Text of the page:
All That is Solid Melts Into Air Background

All That is Solid Melts Into Air Background

All That is Solid Melts Into Air is an academic text that was written by Marshall Berman. It was crafted between the years 1971 and 1981, and it was published in 1982 in New York City. The majority of the book looks at the sometimes incompatible relationship between modernism and the modernization of the social and economic facets of today's world. The title of the text is directly drawn from the manifesto authored by Karl Mark and Friedrich Engels entitled Communist Manifesto.

Throughout the book, Berman uses a number of texts to support his claims. In one section, he uses Faust, but Goethe, shows characteristics of modernization, including developing, loving, and dreaming, in a work of literature. In another, he selects a swath of Marxist texts as a vehicle to look at the self-destructive characteristics of modernization. In two other sections, a variety of writings are shown to be examples of modernist writings, including French poetry (especially that of Baudelaire) and a wide range of Russian literature (including works by Pushkin, Dostoyevsky, Bely, Gogol, and Mandelstam, among others). The book also, in the conclusion, makes some comments on the modernism in New York City in the 1960s and 1970s.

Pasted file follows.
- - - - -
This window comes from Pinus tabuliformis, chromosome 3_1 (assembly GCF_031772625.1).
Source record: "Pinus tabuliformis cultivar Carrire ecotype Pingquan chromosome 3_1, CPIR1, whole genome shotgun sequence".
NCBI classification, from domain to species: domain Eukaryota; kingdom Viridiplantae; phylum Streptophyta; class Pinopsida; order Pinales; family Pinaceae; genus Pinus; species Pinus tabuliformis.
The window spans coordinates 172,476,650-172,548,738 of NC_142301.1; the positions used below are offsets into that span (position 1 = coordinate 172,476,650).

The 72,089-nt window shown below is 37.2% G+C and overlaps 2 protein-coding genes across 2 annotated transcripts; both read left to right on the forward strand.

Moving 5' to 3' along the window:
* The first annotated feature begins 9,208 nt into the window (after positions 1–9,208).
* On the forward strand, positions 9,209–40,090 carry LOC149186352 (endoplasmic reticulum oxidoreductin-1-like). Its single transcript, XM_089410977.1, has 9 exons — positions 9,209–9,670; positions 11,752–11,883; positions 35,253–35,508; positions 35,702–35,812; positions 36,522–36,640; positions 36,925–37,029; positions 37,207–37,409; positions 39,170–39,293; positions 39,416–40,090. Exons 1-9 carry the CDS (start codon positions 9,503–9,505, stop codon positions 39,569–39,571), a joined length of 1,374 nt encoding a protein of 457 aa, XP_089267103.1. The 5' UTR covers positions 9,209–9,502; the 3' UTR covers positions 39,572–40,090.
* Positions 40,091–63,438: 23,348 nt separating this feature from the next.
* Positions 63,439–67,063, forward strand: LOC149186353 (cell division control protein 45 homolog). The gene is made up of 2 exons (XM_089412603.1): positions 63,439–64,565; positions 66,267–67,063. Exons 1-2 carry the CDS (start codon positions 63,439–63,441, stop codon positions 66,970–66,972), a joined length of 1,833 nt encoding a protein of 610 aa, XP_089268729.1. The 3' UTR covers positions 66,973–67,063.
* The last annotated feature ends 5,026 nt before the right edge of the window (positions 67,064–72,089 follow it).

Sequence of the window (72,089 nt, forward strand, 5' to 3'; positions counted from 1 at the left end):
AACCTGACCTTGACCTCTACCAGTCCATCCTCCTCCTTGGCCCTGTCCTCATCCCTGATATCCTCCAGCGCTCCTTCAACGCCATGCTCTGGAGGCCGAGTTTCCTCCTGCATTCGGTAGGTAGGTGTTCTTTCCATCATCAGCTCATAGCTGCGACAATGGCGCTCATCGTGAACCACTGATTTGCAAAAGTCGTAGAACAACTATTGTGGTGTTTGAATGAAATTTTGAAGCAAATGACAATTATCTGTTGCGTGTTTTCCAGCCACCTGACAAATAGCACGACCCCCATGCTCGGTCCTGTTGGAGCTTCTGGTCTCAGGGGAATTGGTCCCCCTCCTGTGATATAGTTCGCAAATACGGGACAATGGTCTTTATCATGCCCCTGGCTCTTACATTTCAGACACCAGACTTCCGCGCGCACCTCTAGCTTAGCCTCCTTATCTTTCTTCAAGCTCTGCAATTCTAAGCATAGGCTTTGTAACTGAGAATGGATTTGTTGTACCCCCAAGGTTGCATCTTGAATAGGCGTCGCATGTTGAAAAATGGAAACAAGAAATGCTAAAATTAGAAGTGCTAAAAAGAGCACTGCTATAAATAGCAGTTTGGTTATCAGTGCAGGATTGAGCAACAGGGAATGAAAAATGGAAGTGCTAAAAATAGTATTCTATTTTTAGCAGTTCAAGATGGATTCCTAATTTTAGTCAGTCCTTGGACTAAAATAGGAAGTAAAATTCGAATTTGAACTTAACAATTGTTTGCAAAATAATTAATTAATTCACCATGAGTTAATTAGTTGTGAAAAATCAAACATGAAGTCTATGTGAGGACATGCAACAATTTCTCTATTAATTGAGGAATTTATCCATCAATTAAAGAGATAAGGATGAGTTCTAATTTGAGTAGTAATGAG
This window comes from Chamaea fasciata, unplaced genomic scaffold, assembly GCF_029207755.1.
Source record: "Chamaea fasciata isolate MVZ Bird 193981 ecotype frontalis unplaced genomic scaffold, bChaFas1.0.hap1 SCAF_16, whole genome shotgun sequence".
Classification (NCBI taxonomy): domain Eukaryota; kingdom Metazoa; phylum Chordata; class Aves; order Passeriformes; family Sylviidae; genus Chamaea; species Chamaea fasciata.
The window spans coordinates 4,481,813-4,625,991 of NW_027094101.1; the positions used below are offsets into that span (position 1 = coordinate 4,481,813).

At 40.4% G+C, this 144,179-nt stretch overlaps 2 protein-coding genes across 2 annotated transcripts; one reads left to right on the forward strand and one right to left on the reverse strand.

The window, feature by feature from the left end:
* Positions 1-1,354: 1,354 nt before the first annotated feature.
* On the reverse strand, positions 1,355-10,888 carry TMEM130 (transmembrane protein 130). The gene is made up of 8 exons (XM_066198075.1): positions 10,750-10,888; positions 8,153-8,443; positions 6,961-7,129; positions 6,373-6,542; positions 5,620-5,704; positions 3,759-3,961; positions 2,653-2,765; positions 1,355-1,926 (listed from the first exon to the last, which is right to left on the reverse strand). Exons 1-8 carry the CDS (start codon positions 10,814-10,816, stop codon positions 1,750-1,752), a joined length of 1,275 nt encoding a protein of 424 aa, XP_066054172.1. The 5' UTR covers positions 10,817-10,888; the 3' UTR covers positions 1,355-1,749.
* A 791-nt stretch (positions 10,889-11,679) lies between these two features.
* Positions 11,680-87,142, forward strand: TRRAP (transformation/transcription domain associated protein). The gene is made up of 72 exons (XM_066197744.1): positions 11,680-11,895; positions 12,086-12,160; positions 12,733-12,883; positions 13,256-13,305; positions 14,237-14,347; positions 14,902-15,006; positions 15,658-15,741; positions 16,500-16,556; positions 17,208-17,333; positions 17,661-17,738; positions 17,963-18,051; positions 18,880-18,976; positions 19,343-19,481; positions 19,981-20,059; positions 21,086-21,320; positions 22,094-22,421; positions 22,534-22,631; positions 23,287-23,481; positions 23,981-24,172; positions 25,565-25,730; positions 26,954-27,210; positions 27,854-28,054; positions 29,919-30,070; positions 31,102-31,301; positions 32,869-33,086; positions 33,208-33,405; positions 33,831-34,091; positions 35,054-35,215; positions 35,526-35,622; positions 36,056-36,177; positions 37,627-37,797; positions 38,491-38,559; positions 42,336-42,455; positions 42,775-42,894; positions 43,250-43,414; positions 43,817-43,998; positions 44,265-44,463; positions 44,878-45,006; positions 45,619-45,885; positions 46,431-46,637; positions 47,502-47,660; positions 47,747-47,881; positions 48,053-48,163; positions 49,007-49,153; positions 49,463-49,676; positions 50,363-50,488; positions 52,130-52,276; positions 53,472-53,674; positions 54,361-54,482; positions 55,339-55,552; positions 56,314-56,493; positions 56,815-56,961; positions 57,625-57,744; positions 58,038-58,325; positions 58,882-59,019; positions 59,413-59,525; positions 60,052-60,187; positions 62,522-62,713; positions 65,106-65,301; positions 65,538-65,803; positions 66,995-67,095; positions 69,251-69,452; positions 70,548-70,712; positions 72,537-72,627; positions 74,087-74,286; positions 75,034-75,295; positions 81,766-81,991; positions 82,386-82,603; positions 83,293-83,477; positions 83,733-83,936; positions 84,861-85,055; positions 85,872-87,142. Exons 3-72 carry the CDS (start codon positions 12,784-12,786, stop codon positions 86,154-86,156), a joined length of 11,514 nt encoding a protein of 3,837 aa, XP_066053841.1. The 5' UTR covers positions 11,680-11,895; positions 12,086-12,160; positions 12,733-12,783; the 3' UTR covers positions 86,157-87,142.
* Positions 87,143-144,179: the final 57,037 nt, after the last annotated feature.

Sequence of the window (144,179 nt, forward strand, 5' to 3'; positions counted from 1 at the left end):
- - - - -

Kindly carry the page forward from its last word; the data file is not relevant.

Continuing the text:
Even today, All That is Solid Melts Into Air is widely thought to be one of the greatest books on the modernism of all time. The book looks closely at some of the dramatic social changes that modernism caused for the lives of millions of people, and by delving into the analysis of numerous literary works, it offers one of the most comprehensive analyses of modernity that has been crafted to date. The text not only looks at the effects of modernism but also takes a closer look at the effects of modernization on the individual. As Berman notes, many people were met with feelings of alienation and disconnect from society, which often resulted in feelings of hopelessness and despair. He argues that the feelings of alienation were caused by the rapid changes that occurred during this period, which caused a loss of traditional values. In addition to looking at the effects of modernization on the individual, Berman also looks at the effects of modernization on the community, as it caused a loss of social cohesion. He notes that this loss of social cohesion led to an increase in inequality as well as a decrease in the quality of life for many people.

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